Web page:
We went in February with the intention of hunkering down and ‘storm-watching’, instead, we had the most incredible sunny weather and were truly able to enjoy the beach and the stunning natural surroundings.

Which you can do without ever leaving the bar thanks to the amazing nearly 360 degree views from the restaurant.


The other thing which sets this place apart is the food, which was insanely good, some of the best I’ve eaten in North America.

Everything we had, from different freshly squeezed juices every morning, to the homemade breads, to the wonderful seafood, to spaghetti and meatballs for the Minx was utterly delicious and clearly made with only the freshest and best ingredients.  And it was so nice to come back from a grubby afternoon at the beach and drink paradisical cocktails/hot chocolate. 


Breakfast! Just the best smoked salmon bagel I’ve ever had in my life

As for the decor, it’s all pretty standard North American ‘lodge’ stuff  – all hewn timber and earth-toned textiles (which frankly were looking a little tired round the edges, why not replace them and add some colour next time?) – which, as you know, is not exactly my cup of tea.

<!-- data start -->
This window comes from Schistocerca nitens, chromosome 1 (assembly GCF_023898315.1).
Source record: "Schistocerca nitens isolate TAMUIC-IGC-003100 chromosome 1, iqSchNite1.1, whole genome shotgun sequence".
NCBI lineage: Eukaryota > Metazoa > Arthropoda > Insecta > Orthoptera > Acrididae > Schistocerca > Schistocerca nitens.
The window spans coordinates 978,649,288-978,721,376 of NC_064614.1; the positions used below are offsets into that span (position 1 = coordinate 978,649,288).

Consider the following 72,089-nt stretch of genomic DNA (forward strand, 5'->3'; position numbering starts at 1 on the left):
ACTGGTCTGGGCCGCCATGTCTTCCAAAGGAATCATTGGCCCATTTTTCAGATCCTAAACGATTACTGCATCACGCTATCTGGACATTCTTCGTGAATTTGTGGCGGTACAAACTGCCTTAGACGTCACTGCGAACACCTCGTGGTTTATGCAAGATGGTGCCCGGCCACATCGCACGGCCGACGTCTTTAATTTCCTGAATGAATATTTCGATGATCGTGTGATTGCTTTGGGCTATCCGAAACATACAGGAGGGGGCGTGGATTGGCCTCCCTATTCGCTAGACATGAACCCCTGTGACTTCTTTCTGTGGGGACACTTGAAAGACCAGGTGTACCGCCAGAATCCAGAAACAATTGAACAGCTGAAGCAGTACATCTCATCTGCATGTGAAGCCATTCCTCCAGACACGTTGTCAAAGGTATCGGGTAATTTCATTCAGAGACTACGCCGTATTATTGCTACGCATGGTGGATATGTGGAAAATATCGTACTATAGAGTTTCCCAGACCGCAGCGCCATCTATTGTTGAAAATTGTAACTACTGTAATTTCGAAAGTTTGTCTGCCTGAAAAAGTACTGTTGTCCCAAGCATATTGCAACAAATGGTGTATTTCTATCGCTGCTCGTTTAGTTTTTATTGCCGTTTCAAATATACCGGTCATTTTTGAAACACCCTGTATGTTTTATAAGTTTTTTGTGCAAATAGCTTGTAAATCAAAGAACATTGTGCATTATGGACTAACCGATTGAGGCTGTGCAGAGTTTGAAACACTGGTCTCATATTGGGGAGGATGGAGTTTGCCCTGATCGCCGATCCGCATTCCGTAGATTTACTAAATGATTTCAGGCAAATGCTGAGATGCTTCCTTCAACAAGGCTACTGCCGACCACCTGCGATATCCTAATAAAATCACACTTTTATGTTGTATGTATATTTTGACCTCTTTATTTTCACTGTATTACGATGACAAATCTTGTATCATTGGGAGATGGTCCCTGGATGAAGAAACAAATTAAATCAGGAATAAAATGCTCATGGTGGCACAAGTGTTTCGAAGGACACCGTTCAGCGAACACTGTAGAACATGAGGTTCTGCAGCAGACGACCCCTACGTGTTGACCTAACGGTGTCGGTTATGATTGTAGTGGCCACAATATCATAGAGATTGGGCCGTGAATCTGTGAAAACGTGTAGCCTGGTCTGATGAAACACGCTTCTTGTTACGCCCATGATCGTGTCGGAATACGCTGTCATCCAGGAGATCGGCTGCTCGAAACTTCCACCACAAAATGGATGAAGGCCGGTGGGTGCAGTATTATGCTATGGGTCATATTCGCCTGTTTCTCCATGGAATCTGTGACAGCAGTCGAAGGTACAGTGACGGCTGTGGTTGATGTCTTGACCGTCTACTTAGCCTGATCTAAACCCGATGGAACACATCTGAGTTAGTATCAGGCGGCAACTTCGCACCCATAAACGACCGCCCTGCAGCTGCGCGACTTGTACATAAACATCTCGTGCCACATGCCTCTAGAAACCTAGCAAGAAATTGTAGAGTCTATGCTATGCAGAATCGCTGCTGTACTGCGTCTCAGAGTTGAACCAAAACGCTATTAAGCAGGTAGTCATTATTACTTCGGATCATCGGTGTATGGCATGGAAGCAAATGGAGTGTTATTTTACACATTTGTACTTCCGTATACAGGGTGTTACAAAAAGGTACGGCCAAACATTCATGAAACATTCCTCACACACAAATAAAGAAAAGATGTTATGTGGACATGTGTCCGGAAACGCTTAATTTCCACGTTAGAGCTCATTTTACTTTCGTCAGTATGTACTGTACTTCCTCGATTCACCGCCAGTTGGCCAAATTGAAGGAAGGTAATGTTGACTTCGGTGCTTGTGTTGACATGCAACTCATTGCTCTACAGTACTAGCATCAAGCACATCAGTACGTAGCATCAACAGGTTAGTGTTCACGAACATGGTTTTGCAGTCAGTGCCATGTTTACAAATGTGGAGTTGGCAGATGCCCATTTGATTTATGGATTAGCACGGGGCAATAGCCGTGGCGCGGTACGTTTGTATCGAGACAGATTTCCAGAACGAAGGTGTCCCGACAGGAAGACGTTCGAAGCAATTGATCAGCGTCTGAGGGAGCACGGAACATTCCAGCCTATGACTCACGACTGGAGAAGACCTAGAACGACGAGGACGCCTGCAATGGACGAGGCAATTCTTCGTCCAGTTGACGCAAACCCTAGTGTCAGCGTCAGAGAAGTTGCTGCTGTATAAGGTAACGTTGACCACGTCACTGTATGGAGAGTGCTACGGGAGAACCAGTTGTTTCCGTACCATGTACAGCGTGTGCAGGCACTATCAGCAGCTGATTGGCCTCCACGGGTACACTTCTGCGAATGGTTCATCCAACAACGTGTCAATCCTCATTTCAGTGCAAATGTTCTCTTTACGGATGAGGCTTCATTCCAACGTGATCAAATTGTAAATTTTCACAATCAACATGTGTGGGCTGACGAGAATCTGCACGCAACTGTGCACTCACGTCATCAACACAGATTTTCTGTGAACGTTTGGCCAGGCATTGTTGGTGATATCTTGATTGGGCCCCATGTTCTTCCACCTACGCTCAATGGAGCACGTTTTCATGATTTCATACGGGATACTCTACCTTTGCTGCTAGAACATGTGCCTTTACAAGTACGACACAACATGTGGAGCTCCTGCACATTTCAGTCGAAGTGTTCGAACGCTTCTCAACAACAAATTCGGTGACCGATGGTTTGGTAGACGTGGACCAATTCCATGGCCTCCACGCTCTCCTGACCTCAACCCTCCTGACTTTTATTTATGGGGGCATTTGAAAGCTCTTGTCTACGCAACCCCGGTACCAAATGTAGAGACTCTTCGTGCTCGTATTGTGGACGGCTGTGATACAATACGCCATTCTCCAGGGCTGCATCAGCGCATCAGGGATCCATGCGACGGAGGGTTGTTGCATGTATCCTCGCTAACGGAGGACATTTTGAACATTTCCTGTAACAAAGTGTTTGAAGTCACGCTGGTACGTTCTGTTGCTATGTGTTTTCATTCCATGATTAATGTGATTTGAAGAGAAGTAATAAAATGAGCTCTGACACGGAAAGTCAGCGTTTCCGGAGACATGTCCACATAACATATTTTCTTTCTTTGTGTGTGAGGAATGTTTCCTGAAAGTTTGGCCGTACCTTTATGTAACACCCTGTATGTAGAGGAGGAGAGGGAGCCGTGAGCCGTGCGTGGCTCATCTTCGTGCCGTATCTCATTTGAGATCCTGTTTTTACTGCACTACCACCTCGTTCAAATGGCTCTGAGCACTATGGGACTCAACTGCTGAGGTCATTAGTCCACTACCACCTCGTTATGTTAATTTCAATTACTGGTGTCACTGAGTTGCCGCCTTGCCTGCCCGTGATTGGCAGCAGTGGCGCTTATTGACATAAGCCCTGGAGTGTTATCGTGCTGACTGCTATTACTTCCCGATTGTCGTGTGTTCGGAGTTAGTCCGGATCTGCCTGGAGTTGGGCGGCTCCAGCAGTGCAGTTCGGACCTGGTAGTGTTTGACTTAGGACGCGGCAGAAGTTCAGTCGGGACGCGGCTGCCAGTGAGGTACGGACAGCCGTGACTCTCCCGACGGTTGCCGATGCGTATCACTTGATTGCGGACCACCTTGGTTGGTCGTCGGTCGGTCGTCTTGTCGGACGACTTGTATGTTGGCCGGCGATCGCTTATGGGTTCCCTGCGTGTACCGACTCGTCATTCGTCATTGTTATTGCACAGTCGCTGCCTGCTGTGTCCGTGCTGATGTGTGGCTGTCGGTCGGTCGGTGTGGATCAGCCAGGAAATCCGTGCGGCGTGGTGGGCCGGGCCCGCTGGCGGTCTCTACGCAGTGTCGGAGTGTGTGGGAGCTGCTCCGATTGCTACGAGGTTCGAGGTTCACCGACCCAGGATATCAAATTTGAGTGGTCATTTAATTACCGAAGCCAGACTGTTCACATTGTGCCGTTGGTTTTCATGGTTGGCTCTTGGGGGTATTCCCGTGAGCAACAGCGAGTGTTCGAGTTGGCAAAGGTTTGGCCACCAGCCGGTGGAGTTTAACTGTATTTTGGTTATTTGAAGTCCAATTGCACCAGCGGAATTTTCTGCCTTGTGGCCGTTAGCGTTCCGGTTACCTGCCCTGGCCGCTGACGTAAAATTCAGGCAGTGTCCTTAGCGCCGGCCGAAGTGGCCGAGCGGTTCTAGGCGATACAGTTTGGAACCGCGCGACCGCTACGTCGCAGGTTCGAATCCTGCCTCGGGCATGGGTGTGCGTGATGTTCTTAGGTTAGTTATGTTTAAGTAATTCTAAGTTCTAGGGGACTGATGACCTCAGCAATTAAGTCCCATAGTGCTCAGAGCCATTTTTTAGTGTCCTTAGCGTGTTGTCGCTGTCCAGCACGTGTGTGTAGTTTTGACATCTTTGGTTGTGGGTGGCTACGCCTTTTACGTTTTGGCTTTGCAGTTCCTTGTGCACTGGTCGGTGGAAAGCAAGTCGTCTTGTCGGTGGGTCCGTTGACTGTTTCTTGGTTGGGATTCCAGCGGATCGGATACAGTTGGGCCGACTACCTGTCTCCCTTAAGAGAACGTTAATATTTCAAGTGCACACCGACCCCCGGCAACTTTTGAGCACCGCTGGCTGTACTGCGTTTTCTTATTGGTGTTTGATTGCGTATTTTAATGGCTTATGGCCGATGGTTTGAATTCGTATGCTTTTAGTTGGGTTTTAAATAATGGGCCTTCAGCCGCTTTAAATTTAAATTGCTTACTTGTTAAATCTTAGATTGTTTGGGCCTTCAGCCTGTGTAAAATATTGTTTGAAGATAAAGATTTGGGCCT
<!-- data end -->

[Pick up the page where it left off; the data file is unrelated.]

However, this was really well done for the genre, with lots of local art and thoughtful touches everywhere – art glass, Native American wood carving,  driftwood furniture, a soaring copper fireplace, stone statues of local wildlife and a gorgeous copper screen of swimming salmon.

Sleeping Beauty

As an aside, and for those of you who care about such things,  the hotel was also super child-friendly, but in a very grown up way.  The staff could not have been friendlier and kinder to the Minx, who fell in love with the hotel the minute she found the basket of beach toys they had thoughtfully supplied in the room. Best of all they provide complimentary babysitting, so parents can go and have dinner in the restaurant. Other hotels please take note.

But at the end of the day it was mostly all about this


and this


and this


and this



A Walk Up My Street

This comes with huge apologies for all those of you struggling with yet more snow in the UK and on the East Coast.